#CoServ2020

North Texas is experiencing extraordinary residential and commercial growth, and much of this growth is concentrated in eight areas served by CoServ. In 2004, we served 100,000 electric meters; in 2017, we serve more than 200,000 electric meters and over 100,000 natural gas meters. CoServ is committed to serving the increased energy demand generated by this growth. The #CoServ2020 communications initiative provides updates about transmission infrastructure projects as they occur, and it also is meant to serve as a resource for CoServ Members, Customers and the communities in our service territory.

Keeping up with the increased demand for electricity means careful planning. When CoServ identifies new substation needs, we contact our generation and transmission provider Brazos Electric Cooperative to help determine potential substation sites and transmission routes. Brazos is required to follow the Certificate of Convenience and Necessity process outlined by the Public Utility Commission of Texas. The process begins with a Routing Study and Environmental Assessment and, over the course of two-to-five years, ends with project completion. Read more about the CCN process here.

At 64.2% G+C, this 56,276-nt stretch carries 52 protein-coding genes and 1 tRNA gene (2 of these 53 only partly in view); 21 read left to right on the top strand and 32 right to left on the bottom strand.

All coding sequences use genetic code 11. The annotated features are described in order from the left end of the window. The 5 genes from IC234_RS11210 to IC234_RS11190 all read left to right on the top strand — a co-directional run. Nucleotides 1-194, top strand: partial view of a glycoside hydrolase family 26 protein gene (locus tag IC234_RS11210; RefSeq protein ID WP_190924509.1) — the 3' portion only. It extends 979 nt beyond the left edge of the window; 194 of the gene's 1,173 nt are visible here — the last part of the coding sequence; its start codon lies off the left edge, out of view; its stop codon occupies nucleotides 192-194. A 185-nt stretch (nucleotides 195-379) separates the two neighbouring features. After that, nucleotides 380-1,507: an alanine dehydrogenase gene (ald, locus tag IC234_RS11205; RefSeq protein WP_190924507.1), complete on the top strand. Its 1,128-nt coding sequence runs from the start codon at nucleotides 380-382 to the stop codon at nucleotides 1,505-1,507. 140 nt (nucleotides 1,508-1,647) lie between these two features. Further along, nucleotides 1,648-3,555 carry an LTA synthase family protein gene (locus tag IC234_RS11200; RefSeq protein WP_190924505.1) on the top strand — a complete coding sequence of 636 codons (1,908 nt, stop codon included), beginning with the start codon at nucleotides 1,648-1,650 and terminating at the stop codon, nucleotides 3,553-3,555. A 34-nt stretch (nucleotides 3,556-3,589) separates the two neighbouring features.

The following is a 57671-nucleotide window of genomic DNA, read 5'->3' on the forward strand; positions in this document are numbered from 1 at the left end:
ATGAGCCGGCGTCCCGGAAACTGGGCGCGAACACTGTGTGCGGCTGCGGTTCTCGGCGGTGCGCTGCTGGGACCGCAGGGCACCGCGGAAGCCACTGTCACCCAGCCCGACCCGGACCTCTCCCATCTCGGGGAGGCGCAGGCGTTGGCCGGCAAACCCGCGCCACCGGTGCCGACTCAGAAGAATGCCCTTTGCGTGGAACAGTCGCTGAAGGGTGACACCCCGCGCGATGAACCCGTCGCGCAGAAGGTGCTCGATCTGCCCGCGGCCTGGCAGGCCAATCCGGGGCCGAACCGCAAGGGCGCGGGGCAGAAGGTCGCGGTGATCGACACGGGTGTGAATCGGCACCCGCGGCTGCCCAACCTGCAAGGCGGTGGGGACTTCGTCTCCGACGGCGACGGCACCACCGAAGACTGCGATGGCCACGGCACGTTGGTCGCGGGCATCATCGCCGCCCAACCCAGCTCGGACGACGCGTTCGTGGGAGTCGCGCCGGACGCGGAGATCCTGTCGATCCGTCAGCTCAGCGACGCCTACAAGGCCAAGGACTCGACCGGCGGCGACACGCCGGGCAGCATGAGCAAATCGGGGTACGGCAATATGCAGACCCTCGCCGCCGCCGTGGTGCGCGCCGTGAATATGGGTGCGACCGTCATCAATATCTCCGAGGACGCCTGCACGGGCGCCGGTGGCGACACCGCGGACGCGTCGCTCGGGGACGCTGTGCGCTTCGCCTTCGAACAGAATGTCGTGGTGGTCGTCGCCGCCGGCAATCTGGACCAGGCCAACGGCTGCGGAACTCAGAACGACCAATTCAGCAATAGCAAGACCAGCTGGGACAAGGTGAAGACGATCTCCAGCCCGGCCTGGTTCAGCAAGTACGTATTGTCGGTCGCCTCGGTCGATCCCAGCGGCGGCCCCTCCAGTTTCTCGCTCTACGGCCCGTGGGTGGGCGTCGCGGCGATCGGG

• Growth Area 1Josey Project. Substation needed to serve future significant demand generated by commercial development attracted to the area along the Sam Rayburn Tollway/SH 121 corridor.
  • Growth Area 2Stonebrook Project. Substation and transmission needed to serve growing residential and commercial load in west Frisco and to prevent overload on existing inline substations in that area.
  • Growth Area 3Parvin Project. Substation and supporting transmission infrastructure needed to serve growing load north of the U.S. Highway 380 corridor.
  • Growth Area 4—Substation and possible transmission infrastructure needed to serve growing communities with large homes and retail development in Collin County.
  • Growth Area 5Lacey Oak Project. Substation and transmission need identified for growth in Flower Mound, Bartonville and Double Oak and to prevent overload of existing substations in those areas.
  • Growth Area 6Oak Point Project. Substation and potential transmission infrastructure needed to serve the growing communities of Oak Point, Little Elm, and Lakewood Village pocketed inside the northern fingers of Lewisville Lake.
  • Growth Area 7Kittyhawk Project. Substation and potential transmission needed to serve the fast-growing residential and commercial development along the Sam Rayburn Tollway in western Collin County.
  • Growth Area 8—Substation and potential transmission expansion needed to serve planned residential community development near Northlake, Argyle and south Denton.
  • Frisco Distribution Upgrades—Infrastructure upgrades maintain reliability.

 

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